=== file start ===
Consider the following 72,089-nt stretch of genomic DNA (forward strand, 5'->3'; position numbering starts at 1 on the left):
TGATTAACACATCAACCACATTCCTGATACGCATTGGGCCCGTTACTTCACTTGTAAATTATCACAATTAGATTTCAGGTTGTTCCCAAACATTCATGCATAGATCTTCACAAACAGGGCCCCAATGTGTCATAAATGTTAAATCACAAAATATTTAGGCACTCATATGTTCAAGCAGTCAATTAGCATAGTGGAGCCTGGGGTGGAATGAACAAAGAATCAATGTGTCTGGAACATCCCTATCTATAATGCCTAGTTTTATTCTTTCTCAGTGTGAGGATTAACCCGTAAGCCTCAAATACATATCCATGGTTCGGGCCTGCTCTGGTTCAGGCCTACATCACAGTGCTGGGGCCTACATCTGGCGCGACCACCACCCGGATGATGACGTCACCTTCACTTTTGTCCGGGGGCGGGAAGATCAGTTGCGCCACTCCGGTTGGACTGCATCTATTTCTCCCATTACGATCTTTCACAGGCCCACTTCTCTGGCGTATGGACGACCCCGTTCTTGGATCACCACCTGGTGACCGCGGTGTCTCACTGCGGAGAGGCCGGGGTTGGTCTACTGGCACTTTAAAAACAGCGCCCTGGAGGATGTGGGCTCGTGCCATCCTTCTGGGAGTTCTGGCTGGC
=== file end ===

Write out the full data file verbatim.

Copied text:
Consider the following 72,089-nt stretch of genomic DNA (forward strand, 5'->3'; position numbering starts at 1 on the left):
TGATTAACACATCAACCACATTCCTGATACGCATTGGGCCCGTTACTTCACTTGTAAATTATCACAATTAGATTTCAGGTTGTTCCCAAACATTCATGCATAGATCTTCACAAACAGGGCCCCAATGTGTCATAAATGTTAAATCACAAAATATTTAGGCACTCATATGTTCAAGCAGTCAATTAGCATAGTGGAGCCTGGGGTGGAATGAACAAAGAATCAATGTGTCTGGAACATCCCTATCTATAATGCCTAGTTTTATTCTTTCTCAGTGTGAGGATTAACCCGTAAGCCTCAAATACATATCCATGGTTCGGGCCTGCTCTGGTTCAGGCCTACATCACAGTGCTGGGGCCTACATCTGGCGCGACCACCACCCGGATGATGACGTCACCTTCACTTTTGTCCGGGGGCGGGAAGATCAGTTGCGCCACTCCGGTTGGACTGCATCTATTTCTCCCATTACGATCTTTCACAGGCCCACTTCTCTGGCGTATGGACGACCCCGTTCTTGGATCACCACCTGGTGACCGCGGTGTCTCACTGCGGAGAGGCCGGGGTTGGTCTACTGGCACTTTAAAAACAGCGCCCTGGAGGATGTGGGCTCGTGCCATCCTTCTGGGAGTTCTGGCTGGC